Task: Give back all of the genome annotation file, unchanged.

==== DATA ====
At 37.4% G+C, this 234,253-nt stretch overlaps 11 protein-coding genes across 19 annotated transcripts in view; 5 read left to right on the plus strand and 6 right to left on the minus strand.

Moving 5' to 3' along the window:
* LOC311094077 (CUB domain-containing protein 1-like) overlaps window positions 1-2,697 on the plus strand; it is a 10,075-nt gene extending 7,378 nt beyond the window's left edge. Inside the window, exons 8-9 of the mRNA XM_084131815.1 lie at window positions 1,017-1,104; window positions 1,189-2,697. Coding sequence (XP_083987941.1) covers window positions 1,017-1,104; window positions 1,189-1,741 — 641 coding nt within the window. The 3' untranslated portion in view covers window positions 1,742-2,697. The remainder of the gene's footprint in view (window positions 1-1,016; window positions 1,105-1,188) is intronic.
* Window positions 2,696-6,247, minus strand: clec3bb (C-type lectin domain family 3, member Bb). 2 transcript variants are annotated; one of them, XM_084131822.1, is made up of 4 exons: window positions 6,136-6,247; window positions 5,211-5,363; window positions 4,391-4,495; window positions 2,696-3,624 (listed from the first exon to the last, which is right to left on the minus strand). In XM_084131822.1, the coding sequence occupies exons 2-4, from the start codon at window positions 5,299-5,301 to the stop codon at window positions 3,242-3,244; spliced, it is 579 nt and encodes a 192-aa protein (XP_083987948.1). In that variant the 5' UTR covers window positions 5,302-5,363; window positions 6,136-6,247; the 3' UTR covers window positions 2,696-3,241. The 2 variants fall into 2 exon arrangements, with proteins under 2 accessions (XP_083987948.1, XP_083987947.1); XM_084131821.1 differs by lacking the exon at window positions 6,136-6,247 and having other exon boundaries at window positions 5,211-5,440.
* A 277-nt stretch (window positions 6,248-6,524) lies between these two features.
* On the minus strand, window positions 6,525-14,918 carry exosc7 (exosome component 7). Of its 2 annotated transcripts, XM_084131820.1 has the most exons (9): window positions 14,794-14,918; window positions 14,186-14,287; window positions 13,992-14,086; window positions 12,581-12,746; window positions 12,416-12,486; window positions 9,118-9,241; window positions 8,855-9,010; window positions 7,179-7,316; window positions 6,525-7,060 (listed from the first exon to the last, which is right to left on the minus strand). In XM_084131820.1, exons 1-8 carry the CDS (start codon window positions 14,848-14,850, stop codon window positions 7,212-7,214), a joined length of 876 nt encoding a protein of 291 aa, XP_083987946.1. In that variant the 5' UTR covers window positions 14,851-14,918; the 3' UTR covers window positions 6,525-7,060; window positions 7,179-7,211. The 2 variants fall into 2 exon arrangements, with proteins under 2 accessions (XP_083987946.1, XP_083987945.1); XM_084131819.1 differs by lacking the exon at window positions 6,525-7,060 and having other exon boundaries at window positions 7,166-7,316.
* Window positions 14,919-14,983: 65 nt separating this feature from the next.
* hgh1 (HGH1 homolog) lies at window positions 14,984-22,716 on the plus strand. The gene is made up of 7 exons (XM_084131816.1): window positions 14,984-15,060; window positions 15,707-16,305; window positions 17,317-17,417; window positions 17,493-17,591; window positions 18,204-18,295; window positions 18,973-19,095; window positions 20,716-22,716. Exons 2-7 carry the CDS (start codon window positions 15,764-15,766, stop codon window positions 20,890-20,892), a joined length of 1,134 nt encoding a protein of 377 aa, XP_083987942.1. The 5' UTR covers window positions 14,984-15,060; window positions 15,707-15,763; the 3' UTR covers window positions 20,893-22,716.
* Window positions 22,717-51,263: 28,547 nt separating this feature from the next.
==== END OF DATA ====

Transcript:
At 37.4% G+C, this 234,253-nt stretch overlaps 11 protein-coding genes across 19 annotated transcripts in view; 5 read left to right on the plus strand and 6 right to left on the minus strand.

Moving 5' to 3' along the window:
* LOC311094077 (CUB domain-containing protein 1-like) overlaps window positions 1-2,697 on the plus strand; it is a 10,075-nt gene extending 7,378 nt beyond the window's left edge. Inside the window, exons 8-9 of the mRNA XM_084131815.1 lie at window positions 1,017-1,104; window positions 1,189-2,697. Coding sequence (XP_083987941.1) covers window positions 1,017-1,104; window positions 1,189-1,741 — 641 coding nt within the window. The 3' untranslated portion in view covers window positions 1,742-2,697. The remainder of the gene's footprint in view (window positions 1-1,016; window positions 1,105-1,188) is intronic.
* Window positions 2,696-6,247, minus strand: clec3bb (C-type lectin domain family 3, member Bb). 2 transcript variants are annotated; one of them, XM_084131822.1, is made up of 4 exons: window positions 6,136-6,247; window positions 5,211-5,363; window positions 4,391-4,495; window positions 2,696-3,624 (listed from the first exon to the last, which is right to left on the minus strand). In XM_084131822.1, the coding sequence occupies exons 2-4, from the start codon at window positions 5,299-5,301 to the stop codon at window positions 3,242-3,244; spliced, it is 579 nt and encodes a 192-aa protein (XP_083987948.1). In that variant the 5' UTR covers window positions 5,302-5,363; window positions 6,136-6,247; the 3' UTR covers window positions 2,696-3,241. The 2 variants fall into 2 exon arrangements, with proteins under 2 accessions (XP_083987948.1, XP_083987947.1); XM_084131821.1 differs by lacking the exon at window positions 6,136-6,247 and having other exon boundaries at window positions 5,211-5,440.
* A 277-nt stretch (window positions 6,248-6,524) lies between these two features.
* On the minus strand, window positions 6,525-14,918 carry exosc7 (exosome component 7). Of its 2 annotated transcripts, XM_084131820.1 has the most exons (9): window positions 14,794-14,918; window positions 14,186-14,287; window positions 13,992-14,086; window positions 12,581-12,746; window positions 12,416-12,486; window positions 9,118-9,241; window positions 8,855-9,010; window positions 7,179-7,316; window positions 6,525-7,060 (listed from the first exon to the last, which is right to left on the minus strand). In XM_084131820.1, exons 1-8 carry the CDS (start codon window positions 14,848-14,850, stop codon window positions 7,212-7,214), a joined length of 876 nt encoding a protein of 291 aa, XP_083987946.1. In that variant the 5' UTR covers window positions 14,851-14,918; the 3' UTR covers window positions 6,525-7,060; window positions 7,179-7,211. The 2 variants fall into 2 exon arrangements, with proteins under 2 accessions (XP_083987946.1, XP_083987945.1); XM_084131819.1 differs by lacking the exon at window positions 6,525-7,060 and having other exon boundaries at window positions 7,166-7,316.
* Window positions 14,919-14,983: 65 nt separating this feature from the next.
* hgh1 (HGH1 homolog) lies at window positions 14,984-22,716 on the plus strand. The gene is made up of 7 exons (XM_084131816.1): window positions 14,984-15,060; window positions 15,707-16,305; window positions 17,317-17,417; window positions 17,493-17,591; window positions 18,204-18,295; window positions 18,973-19,095; window positions 20,716-22,716. Exons 2-7 carry the CDS (start codon window positions 15,764-15,766, stop codon window positions 20,890-20,892), a joined length of 1,134 nt encoding a protein of 377 aa, XP_083987942.1. The 5' UTR covers window positions 14,984-15,060; window positions 15,707-15,763; the 3' UTR covers window positions 20,893-22,716.
* Window positions 22,717-51,263: 28,547 nt separating this feature from the next.